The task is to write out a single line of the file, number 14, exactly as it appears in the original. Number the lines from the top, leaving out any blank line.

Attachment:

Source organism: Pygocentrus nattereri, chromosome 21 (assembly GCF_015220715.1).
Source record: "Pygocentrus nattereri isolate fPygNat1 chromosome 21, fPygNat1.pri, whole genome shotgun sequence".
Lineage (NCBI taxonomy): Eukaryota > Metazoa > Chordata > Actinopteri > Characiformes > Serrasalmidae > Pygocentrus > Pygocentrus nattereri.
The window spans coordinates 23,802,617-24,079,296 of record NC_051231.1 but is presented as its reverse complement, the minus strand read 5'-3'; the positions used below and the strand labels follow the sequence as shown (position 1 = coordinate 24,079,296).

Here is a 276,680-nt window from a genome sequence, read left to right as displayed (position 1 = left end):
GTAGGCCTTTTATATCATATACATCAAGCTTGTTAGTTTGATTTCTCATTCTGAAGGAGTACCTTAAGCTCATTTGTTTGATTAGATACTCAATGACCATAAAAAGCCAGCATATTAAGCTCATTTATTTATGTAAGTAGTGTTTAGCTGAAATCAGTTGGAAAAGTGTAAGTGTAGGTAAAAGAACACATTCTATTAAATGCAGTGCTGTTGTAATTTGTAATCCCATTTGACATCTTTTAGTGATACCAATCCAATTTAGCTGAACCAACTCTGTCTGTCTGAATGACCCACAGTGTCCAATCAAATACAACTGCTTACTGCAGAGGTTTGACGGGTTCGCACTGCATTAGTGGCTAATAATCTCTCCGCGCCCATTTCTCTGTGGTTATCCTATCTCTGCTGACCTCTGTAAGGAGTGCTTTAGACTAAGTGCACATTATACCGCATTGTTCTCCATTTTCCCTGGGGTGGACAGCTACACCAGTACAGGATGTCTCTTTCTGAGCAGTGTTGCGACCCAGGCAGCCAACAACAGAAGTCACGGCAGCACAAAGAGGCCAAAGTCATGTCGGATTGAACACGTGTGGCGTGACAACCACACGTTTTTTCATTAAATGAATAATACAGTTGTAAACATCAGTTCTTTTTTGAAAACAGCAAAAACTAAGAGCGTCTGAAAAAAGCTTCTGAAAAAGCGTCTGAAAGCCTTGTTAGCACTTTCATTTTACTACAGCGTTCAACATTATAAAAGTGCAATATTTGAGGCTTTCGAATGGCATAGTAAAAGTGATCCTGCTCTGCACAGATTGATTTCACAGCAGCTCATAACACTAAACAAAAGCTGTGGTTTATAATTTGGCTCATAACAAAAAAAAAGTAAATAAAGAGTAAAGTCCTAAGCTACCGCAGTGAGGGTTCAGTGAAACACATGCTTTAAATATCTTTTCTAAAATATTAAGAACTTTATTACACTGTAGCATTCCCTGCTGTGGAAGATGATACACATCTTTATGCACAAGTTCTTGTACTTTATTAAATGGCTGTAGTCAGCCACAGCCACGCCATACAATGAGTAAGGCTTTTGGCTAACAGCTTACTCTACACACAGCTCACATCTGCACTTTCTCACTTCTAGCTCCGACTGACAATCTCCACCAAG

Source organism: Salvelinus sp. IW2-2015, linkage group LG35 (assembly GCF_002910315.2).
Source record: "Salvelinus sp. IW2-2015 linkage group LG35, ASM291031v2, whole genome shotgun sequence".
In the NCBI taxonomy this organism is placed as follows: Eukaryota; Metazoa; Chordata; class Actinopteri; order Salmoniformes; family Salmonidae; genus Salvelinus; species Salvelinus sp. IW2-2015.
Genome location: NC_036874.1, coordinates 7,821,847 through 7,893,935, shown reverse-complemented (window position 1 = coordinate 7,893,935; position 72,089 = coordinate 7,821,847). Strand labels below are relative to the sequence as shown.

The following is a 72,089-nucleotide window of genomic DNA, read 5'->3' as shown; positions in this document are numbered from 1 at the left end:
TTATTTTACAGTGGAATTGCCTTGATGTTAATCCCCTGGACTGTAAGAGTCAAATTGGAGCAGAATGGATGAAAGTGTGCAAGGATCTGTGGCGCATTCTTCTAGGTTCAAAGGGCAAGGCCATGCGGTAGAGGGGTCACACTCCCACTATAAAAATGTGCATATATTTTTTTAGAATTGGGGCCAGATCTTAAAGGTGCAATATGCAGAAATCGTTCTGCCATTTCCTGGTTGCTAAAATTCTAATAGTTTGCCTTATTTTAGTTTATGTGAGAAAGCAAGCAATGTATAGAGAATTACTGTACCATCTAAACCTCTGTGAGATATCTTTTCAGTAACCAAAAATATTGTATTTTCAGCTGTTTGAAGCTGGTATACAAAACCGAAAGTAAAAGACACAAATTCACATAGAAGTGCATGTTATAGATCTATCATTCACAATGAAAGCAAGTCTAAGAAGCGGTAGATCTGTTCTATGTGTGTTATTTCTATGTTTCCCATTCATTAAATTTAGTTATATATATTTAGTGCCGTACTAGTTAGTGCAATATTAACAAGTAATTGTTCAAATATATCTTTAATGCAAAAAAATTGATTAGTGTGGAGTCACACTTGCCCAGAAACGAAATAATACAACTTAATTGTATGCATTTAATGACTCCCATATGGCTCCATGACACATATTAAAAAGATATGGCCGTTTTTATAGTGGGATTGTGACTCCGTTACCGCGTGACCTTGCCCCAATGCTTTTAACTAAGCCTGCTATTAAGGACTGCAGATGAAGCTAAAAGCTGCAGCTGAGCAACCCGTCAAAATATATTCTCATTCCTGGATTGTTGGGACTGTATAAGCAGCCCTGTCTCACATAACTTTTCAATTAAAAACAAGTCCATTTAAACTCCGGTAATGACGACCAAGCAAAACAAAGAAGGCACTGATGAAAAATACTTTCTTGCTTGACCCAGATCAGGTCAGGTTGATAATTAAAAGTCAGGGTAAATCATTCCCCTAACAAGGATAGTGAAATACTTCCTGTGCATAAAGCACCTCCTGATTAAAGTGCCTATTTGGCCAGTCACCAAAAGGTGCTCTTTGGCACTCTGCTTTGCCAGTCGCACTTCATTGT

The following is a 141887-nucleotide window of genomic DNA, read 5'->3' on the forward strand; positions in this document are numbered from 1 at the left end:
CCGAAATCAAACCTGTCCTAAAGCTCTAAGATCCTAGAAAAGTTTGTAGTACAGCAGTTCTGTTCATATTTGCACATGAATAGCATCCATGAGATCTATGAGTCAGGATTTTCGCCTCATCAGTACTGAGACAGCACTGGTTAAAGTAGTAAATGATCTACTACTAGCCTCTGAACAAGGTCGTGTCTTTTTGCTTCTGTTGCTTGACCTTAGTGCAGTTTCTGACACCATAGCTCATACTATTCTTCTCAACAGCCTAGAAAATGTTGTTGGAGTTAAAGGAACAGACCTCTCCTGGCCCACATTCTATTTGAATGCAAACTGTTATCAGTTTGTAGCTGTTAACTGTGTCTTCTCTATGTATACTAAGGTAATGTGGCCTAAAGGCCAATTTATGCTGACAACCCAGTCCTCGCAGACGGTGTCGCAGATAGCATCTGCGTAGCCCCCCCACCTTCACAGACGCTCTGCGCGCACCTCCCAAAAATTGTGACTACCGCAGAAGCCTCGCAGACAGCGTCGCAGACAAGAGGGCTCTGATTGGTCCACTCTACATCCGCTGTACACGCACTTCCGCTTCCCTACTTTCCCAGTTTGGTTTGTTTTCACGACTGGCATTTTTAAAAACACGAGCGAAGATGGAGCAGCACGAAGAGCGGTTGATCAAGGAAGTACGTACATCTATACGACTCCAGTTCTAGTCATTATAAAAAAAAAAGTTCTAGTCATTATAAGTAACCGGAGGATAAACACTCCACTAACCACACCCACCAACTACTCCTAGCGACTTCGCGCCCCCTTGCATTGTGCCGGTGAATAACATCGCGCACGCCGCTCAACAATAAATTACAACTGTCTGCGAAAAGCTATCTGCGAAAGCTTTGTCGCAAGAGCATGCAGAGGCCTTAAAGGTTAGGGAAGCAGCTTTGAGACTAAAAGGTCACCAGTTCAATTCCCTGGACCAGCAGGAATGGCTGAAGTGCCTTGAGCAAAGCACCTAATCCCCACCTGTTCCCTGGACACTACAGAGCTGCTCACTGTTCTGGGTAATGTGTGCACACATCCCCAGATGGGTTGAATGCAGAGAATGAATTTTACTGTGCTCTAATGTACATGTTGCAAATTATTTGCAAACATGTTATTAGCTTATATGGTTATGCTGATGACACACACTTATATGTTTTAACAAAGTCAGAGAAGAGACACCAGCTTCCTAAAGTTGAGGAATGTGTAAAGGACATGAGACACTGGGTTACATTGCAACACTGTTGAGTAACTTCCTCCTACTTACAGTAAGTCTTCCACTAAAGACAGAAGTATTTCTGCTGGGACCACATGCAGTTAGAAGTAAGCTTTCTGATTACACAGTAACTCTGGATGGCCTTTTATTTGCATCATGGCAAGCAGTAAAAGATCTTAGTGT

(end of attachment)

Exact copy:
CCGAAATCAAACCTGTCCTAAAGCTCTAAGATCCTAGAAAAGTTTGTAGTACAGCAGTTCTGTTCATATTTGCACATGAATAGCATCCATGAGATCTATGAGTCAGGATTTTCGCCTCATCAGTACTGAGACAGCACTGGTTAAAGTAGTAAATGATCTACTACTAGCCTCTGAACAAGGTCGTGTCTTTTTGCTTCTGTTGCTTGACCTTAGTGCAGTTTCTGACACCATAGCTCATACTATTCTTCTCAACAGCCTAGAAAATGTTGTTGGAGTTAAAGGAACAGACCTCTCCTGGCCCACATTCTATTTGAATGCAAACTGTTATCAGTTTGTAGCTGTTAACTGTGTCTTCTCTATGTATACTAAGGTAATGTGGCCTAAAGGCCAATTTATGCTGACAACCCAGTCCTCGCAGACGGTGTCGCAGATAGCATCTGCGTAGCCCCCCCACCTTCACAGACGCTCTGCGCGCACCTCCCAAAAATTGTGACTACCGCAGAAGCCTCGCAGACAGCGTCGCAGACAAGAGGGCTCTGATTGGTCCACTCTACATCCGCTGTACACGCACTTCCGCTTCCCTACTTTCCCAGTTTGGTTTGTTTTCACGACTGGCATTTTTAAAAACACGAGCGAAGATGGAGCAGCACGAAGAGCGGTTGATCAAGGAAGTACGTACATCTATACGACTCCAGTTCTAGTCATTATAAAAAAAAAAGTTCTAGTCATTATAAGTAACCGGAGGATAAACACTCCACTAACCACACCCACCAACTACTCCTAGCGACTTCGCGCCCCCTTGCATTGTGCCGGTGAATAACATCGCGCACGCCGCTCAACAATAAATTACAACTGTCTGCGAAAAGCTATCTGCGAAAGCTTTGTCGCAAGAGCATGCAGAGGCCTTAAAGGTTAGGGAAGCAGCTTTGAGACTAAAAGGTCACCAGTTCAATTCCCTGGACCAGCAGGAATGGCTGAAGTGCCTTGAGCAAAGCACCTAATCCCCACCTGTTCCCTGGACACTACAGAGCTGCTCACTGTTCTGGGTAATGTGTGCACACATCCCCAGATGGGTTGAATGCAGAGAATGAATTTTACTGTGCTCTAATGTACATGTTGCAAATTATTTGCAAACATGTTATTAGCTTATATGGTTATGCTGATGACACACACTTATATGTTTTAACAAAGTCAGAGAAGAGACACCAGCTTCCTAAAGTTGAGGAATGTGTAAAGGACATGAGACACTGGGTTACATTGCAACACTGTTGAGTAACTTCCTCCTACTTACAGTAAGTCTTCCACTAAAGACAGAAGTATTTCTGCTGGGACCACATGCAGTTAGAAGTAAGCTTTCTGATTACACAGTAACTCTGGATGGCCTTTTATTTGCATCATGGCAAGCAGTAAAAGATCTTAGTGT